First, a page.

At Ringmer Primary and Nursery School, we understand that music, in all its interrelated dimensions, enriches children’s inner lives, deepens understanding and access to learning throughout the curriculum, and supports emotional well-being and self-regulation in ways that other subjects can’t. Consequently, music teaching and learning at Ringmer aims to support children in developing confidence, creativity and self-worth through a broad range of activities, from active, critical listening to high quality music, to playing, singing and composition.
At Ringmer, children access music from a wide range of genres and traditions, including the classical canon, local traditional music and modern styles. Critical listening, playing and preparing to perform are all steps towards the greater aim of internalizing musical forms, towards developing a rich, confident inner self for every child.
Children learn about vocal health and rage, and use this knowledge when they learn to sing, appreciating the uniqueness, delicacy and potential of their own voices. They use technology in carefully designed steps to listen, learn about musical elements and then compose and record their own work. Singing, playing and composition are integral part of music learning at Ringmer, and through these children learn how music is created, produced and communicated to others. Our pupils use a careful blend of practical music-making and theory learning to understand all the inter-related dimensions: pitch, duration, tempo, timbre, texture, structure and notation.
Musical attainment and the subject content
At Ringmer, we use a comprehensive programme of study, and a blend of professional and classroom teaching to ensure pupils know, apply and understand all aspects of their musical learning.
Children sing rhymes, copy then develop their own rhythm patterns, use percussion instruments freely in play, singing and musical story-telling to take their first steps in music-making. Music listening, playing and singing are freely available to children in our free-flow continuous provision, and staff are on hand to support children’s musical development.
Key Stage 1
Pupils increasingly develop their understanding of voice health, needs and qualities, and use their own voices with increasing expression and creativity. Children are introduced to a wide range of songs, rhymes and chants, slowly developing a shared repertoire.
During music lessons, children use untuned and tuned percussion, especially chime bars, to accompany themselves when singing, but also to create rhythm patterns and to improvise within a carefully selected note range. Children experiment creatively with sound, using all the inter-related dimensions of music, and are carefully taught the technical vocabulary and skills needed to develop their skills further.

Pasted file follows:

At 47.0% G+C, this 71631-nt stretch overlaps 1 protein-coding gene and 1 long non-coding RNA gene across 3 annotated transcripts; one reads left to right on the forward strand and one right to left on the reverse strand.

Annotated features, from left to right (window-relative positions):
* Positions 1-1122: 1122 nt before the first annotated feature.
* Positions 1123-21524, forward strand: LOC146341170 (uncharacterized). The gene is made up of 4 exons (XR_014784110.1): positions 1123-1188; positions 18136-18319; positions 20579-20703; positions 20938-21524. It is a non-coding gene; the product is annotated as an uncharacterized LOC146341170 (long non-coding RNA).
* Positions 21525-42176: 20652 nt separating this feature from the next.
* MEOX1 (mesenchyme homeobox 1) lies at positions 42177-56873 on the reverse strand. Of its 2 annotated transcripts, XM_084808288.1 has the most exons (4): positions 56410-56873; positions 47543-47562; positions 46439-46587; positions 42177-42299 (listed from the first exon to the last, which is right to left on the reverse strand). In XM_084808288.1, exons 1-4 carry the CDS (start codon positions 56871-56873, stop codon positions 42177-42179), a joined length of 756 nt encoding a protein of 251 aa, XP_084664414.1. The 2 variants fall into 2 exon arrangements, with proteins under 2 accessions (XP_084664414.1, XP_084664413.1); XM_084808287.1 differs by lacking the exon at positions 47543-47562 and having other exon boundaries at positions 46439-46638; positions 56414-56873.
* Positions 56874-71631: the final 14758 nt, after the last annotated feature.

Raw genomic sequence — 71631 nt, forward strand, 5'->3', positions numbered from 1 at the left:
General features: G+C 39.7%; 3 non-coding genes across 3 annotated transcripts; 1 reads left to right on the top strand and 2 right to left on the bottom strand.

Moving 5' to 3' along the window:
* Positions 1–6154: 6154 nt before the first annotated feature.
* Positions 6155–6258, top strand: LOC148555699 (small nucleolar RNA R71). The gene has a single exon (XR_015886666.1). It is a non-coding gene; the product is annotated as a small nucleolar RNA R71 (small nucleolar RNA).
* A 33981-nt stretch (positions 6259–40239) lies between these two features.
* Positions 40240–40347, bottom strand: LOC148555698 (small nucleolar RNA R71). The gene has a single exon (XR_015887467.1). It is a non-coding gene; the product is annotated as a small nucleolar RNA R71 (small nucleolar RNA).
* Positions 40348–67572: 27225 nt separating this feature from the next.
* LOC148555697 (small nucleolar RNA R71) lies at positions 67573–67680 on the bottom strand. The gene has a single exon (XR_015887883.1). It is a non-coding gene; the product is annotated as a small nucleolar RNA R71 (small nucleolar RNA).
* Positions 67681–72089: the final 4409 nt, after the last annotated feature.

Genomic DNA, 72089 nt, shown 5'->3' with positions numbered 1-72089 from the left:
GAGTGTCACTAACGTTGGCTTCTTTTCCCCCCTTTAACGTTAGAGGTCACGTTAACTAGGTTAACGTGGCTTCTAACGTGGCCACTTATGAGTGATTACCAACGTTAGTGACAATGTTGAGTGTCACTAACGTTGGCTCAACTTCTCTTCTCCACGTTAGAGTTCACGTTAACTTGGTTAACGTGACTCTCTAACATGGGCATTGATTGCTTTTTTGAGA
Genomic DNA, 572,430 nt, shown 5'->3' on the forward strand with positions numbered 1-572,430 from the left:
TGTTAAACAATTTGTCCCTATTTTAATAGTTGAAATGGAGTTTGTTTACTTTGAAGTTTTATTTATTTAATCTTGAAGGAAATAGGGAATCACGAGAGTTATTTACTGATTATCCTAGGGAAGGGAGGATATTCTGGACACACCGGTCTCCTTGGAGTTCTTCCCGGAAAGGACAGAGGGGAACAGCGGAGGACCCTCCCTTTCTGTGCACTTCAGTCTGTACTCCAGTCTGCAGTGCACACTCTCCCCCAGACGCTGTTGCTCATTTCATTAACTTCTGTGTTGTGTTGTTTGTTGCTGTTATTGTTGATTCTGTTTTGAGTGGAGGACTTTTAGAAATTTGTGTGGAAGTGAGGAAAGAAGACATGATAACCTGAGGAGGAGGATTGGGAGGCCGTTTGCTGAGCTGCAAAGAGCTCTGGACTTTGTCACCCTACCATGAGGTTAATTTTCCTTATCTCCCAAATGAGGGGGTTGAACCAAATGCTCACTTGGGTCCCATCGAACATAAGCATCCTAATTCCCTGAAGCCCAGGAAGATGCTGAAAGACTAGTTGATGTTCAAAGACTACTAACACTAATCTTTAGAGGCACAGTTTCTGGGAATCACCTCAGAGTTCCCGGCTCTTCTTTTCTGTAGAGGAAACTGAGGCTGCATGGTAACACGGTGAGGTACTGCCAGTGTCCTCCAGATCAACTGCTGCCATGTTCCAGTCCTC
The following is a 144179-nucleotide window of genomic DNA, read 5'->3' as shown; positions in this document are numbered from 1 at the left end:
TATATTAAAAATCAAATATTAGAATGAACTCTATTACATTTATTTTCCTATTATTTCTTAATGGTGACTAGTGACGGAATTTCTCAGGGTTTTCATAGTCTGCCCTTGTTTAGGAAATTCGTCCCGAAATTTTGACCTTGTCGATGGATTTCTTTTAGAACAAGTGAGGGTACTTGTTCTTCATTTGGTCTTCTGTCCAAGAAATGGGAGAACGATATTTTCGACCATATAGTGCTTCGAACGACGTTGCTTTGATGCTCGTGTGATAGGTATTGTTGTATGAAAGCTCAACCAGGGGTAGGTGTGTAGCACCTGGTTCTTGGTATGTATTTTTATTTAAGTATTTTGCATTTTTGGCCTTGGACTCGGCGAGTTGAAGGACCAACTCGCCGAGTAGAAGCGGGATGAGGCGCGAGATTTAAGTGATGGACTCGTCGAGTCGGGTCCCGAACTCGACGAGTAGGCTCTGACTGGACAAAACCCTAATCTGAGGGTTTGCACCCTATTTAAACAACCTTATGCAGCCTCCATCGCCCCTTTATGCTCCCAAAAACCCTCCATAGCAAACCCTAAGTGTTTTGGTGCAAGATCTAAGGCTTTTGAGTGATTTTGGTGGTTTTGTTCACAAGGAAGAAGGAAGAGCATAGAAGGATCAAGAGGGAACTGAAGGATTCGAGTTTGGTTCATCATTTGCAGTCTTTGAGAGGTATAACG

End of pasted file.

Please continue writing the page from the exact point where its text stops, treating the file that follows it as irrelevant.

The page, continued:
Key Stage 2
Children start by singing and listening with a greater degree of discrimination and are encouraged to analyse critically not only the music they hear, but also their own work. In Key Stage 2, children listen to a carefully selected range of music from all genres, with the aim of developing an aural repertoire of the musical cannon. They develop an understanding of composition through listening critically, then developing their own compositions to record, produce and perform. In Lower Key Stage 2, all children are learning to play a tuned musical instrument (currently, recorder), with the aim of developing musical skills but also self-worth and understanding of how music works from the inside. They will develop ensemble skills, accuracy, fluency, control and expression, as well as experiencing at first hand the use of the inter-related dimensions of music. In the Upper Key Stage 2, children further hone their skills through the use of instruments, voices and specialized software to compose, learn and perform their own work.
All pupils in KS2 work towards a careful and detailed understanding of music notation, including the use of the stave, keys signatures, notes and durations to develop their own compositions, as well as for reading music as they play. Through music lessons, assemblies and focused Learning Journeys, children access and discuss a rich and varied range of music. This gradually builds their knowledge and understanding of sound cultures, from our own folk, pop and classical music, to those around the world. We explore music from different historical periods, as well as works by different composers and musicians. The building of musical cultural capital is invaluable to support our children's access to their own emotions, and those of others.
Singing, performance and the community
Our school often resounds with children’s voices, be it when Early Years children begin or end their day with songs or nursery rhymes, when older children showcase their current assembly songs, prepare for an event, or simply learn a song for the joy of sharing the sound of their voices. We aim for all children to learn to sing in tune, and to experience the joy of harmony. Singing is a valuable tool we use to teach throughout subjects, and this is evident when we discuss the meaning of poetry in songs during music assemblies. Year groups take part in class performances, concerts for the community and big events such as the Big Sing, each time with joyous appreciation for the impact their contribution makes to the listeners, as well as their own inner selves.